21. For what it’s worth, I have my review of the first six chapters on goodreads. I don’t think there is anything there for you to respond to both because I lack any relevant expertise and the problems/questions I did mention have been addressed in other reviews, the final one being brought up in your comments yesterday, about using the Rank Raglan class for the prior probability. I suggested using another (such as people who had biographies written within 50 years of the time they were written – something that might not even be possible, but I would expected defenders of historicity to raise) would not be important, as the RR information would just be used later but also tht the use of 11 a the cut off seemed arbritrary – going higher would not make much difference as even if it increased the real prior figure, it wouldn’t increase the number you went with, but that going lower might have had an effect and it would have been useful to know how low you would need to go before historical people start to appear, and how many extra mythical ones would appear if you did that

    1. …such as people who had biographies written within 50 years of the time they were written…something that might not even be possible…

      Right, we don’t have data for that class, so we can’t use it. I think we have only one example we can confirm (Ned Ludd, see index to OHJ), but he’s from the wrong period (legendary development was far easier in antiquity: OHJ, pp. 248-52), whereas in antiquity we have no way of knowing in most cases when legends first arose, because the survival of texts and attestations for anything is so scant.

      More problematically, if we were to use the rate of legendary development as a class, we would be incorrect to limit the class to persons, because persons are no harder to invent than events of comparable fame and influence (like the world going dark for three hours: Proving History, pp. 41-60). So anything comparably big that gets invented makes inventing a person easier, too (OHJ, ch. 6 § 7). But then data to determine a ratio from would be all but impossible to develop, as the field is too large, and details too scarce. You’d be stuck with a fortiori guessing (as in OHJ, ch. 8 § 1). Which is where we’d be if we didn’t have the RR class.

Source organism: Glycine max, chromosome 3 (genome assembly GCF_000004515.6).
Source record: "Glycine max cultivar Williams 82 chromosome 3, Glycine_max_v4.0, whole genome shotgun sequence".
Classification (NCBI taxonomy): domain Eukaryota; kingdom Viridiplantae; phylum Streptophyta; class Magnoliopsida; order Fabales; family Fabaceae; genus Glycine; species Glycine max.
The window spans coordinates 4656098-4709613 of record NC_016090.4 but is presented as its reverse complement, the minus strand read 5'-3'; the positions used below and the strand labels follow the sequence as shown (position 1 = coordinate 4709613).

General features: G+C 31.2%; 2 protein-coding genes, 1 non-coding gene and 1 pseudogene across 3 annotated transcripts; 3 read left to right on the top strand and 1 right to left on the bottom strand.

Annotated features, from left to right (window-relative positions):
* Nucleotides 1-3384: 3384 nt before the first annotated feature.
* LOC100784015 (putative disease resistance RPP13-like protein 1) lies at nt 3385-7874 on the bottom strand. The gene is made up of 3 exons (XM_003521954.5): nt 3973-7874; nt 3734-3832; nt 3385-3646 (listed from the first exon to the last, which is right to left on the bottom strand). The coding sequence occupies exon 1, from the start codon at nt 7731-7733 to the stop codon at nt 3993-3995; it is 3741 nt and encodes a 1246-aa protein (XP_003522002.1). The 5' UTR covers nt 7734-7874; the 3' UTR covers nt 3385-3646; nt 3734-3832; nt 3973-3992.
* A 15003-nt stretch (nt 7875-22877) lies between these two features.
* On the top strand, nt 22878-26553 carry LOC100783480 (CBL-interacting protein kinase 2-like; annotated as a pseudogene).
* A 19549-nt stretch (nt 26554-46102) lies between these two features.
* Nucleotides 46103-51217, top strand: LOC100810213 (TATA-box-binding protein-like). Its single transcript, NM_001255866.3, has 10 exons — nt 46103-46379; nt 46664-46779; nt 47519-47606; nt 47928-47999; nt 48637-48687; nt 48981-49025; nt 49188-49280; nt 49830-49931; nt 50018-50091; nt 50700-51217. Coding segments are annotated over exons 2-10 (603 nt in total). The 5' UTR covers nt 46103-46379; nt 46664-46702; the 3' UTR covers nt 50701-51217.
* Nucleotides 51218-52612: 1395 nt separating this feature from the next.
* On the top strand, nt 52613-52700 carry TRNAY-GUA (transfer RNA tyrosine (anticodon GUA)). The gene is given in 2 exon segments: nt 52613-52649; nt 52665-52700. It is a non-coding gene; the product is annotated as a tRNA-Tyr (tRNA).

Meanwhile, regarding where to draw the line on the RR scale, see my comment here.

    1. I haven’t had time to look it over. But it’s on my list. It’s a bit long for Amazon customers. It would have made a better blog. But the effort that went into it is worth a look.

  22. Will you be responding at Amazon to more reviews? One of the more recent is a very long review, which is superficially thorough, though on closer inspection either the author didn’t pay attention or didn’t understand. They make numerous assertions about your double standards and inconsistency, but rarely if ever back them up- an example is that you should have treated Luke with more weight because it contains some of the criteria of good history you describe. It also says you are inconsistent because not all ancient historians match up to them. Which left me a little puzled, as I thought that clearly explained.

  23. I’m afraid I pretty much wouldn’t recognize a scholarly critique if it slapped me in the face with a wet fish. However I was impressed by the hard work that went into the review of “On the Historicity of Jesus” by F. Ramos on Perhaps it’s worth your attention.

  24. G’day Dr. Carrier.

    Not sure exactly who this guy is, and he muddles a few things up, but I was just wondering if you know of this bloke (two articles of his is linked below). I couldn’t find any references to his site on your blog, so figured I’d ask. There’s some nut-bag (and I am barely exaggerating…) on a forum I’m a member of citing this guy against you. Incidentally I think he is about to be banned for threatening people lol,.


    1. The first link doesn’t even respond to my book (where I lay out the case and cite evidence and scholarship). It appears rather to be responding to some offhand remark he heard somewhere. So it’s not even relevant as a rebuttal to the case made in OHJ (index, “Logos”).

      The second link seems to be a bit lazy. It doesn’t notice that his objections are already met in the article he claims to be responding to, and that his Bolztmann universe argument was refuted in the following article, The God Impossible.

  25. Richard,

    Predictably enough David Marshall has now put a review (of sorts) on his blog at Or rather, he has selcted one or two pieces such as your use of Rank-Raglan hero-types, and attempted to critique these. As expected, this is heavily laden with fallacies, contradictions (e.g. you based the analysis on Matthew not Mark – but the figure for Mark is still higher than for any historical figure) and personal attacks, with a special penchant for the No True Scotsman fallacy (e.g. Jesus was not a king, Joseph was not his foster father).